Concerns in the towns and resort communities near the famed alpine lake as only 9% of the wildfire has been contained
An explosive wildfire is raging south-west of Lake Tahoe, sparking concerns in the towns and resort communities near the famed alpine lake.
The Caldor fire, just 9% contained, has become the nation’s number one priority for firefighting resources, said Chief Thom Porter, director of the California Department of Forestry and Fire Protection.
“It is knocking on the door to the Lake Tahoe basin,” Porter said. “We have all efforts in place to keep it out of the basin but we do need to also be aware that is a possibility based on the way the fires have been burning.”
As of Monday evening, the Caldor fire had burned more than 114,000 acres and was 9 percent contained, reported Cal Fire, the state’s firefighting agency. More than 400 homes have been destroyed and another 17,000 other structures are threatened. Thousands of people in El Dorado County have been urged to leave their homes or to prepare to do so, according to the governor’s office.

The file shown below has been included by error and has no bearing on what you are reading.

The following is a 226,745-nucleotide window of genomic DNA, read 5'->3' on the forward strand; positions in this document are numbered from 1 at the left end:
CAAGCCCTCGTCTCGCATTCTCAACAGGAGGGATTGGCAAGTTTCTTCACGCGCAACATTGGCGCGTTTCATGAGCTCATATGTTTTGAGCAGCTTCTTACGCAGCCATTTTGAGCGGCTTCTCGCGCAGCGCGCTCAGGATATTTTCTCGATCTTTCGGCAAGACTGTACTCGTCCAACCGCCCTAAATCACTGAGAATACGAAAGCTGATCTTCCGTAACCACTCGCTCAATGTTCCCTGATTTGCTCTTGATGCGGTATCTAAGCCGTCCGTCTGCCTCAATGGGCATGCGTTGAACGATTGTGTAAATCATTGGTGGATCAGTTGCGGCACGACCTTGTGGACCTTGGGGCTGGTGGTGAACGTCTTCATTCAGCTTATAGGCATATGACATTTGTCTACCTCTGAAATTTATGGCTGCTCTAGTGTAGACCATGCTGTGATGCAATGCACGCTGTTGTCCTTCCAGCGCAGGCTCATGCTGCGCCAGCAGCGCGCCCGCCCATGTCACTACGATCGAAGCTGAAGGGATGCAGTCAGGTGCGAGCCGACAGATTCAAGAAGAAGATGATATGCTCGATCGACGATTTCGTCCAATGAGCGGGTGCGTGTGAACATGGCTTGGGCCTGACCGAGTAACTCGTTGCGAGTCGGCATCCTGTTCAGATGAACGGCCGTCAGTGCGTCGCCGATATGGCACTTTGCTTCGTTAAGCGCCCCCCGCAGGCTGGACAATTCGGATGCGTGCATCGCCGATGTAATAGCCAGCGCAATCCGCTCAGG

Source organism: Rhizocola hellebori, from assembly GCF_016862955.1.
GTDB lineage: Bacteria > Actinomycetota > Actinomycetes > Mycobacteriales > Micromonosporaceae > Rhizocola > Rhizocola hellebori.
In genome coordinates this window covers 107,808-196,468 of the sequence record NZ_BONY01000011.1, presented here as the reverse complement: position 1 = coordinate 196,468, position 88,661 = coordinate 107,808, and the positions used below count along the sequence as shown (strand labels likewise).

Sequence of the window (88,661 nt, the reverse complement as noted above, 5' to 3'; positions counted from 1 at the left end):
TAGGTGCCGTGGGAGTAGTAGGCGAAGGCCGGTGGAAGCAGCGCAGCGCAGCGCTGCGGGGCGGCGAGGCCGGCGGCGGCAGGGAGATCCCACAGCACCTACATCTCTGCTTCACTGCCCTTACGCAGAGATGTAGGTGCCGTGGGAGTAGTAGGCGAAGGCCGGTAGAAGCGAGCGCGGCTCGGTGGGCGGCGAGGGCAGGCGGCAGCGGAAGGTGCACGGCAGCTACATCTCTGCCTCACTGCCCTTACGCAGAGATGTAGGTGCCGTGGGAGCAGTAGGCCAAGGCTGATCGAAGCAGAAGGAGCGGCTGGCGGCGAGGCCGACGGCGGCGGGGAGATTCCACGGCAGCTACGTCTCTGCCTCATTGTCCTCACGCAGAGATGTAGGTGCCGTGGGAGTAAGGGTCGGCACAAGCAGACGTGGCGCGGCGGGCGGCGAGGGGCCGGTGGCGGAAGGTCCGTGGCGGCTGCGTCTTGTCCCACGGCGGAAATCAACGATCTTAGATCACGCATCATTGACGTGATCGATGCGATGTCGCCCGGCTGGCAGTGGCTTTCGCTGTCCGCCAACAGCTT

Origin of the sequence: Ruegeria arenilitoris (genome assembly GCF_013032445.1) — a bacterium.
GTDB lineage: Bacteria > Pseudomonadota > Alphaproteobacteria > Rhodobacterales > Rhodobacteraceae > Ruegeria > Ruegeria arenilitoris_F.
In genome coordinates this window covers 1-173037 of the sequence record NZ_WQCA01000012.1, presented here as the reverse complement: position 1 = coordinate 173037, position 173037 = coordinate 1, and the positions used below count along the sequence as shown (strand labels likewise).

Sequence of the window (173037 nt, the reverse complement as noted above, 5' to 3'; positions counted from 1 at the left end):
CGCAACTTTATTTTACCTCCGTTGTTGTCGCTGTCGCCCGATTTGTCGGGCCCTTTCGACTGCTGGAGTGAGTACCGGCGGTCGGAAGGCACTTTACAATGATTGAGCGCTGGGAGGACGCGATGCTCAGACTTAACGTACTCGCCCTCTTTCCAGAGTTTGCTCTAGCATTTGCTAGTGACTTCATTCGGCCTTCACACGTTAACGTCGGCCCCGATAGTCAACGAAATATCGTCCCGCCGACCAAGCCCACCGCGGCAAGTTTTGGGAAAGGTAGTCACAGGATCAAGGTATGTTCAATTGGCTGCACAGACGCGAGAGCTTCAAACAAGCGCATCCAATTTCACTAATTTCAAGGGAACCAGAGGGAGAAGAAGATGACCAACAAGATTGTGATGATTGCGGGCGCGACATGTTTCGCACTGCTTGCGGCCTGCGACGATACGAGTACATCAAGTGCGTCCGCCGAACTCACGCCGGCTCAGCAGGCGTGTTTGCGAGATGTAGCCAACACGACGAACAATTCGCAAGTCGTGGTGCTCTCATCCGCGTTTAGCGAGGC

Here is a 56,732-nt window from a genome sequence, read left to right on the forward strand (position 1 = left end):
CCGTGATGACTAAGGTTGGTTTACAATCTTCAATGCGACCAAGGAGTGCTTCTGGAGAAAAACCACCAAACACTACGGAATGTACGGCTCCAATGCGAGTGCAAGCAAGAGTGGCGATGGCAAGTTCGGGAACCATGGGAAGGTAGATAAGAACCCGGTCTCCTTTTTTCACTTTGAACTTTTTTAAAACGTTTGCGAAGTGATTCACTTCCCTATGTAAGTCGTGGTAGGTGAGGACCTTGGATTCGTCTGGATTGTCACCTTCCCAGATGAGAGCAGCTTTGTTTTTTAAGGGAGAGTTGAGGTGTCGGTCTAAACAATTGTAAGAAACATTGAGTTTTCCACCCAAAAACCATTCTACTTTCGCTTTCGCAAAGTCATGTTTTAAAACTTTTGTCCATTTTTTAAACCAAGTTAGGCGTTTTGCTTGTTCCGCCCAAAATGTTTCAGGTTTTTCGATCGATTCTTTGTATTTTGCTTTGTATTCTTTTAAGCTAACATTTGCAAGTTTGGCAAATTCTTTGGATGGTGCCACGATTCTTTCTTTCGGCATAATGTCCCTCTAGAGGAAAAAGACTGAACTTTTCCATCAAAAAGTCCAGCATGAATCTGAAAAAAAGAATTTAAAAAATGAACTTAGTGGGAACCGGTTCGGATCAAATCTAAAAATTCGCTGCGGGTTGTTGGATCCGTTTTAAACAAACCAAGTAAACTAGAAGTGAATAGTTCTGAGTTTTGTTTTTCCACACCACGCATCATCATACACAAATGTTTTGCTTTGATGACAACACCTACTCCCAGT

Just across the state line in Nevada, some schools in the Reno-Sparks area and in Lake Tahoe were closed Monday because of wildfire smoke.
While wildfires occur throughout the West every year, scientists see the influence of climate change in the extreme heat waves that have contributed to the intensity of fires this summer. Prolonged periods of abnormally high temperatures are a signal of a shifting climate, they say.
“That awareness is going to help us when it happens here in southern California,” Los Angeles fire chief Ralph Terrazas said during a briefing. The mix of spring growth dried out by summer heat and high winds creates “a dangerous condition that could lead to large, fast-moving brush fires,” he said.
California’s fires were among more than 90 large, active blazes in the US, according to the National Interagency Fire Center in Boise, Idaho.
In Oregon, officials said a firefighter died Monday while battling a wildfire south-east of Eugene.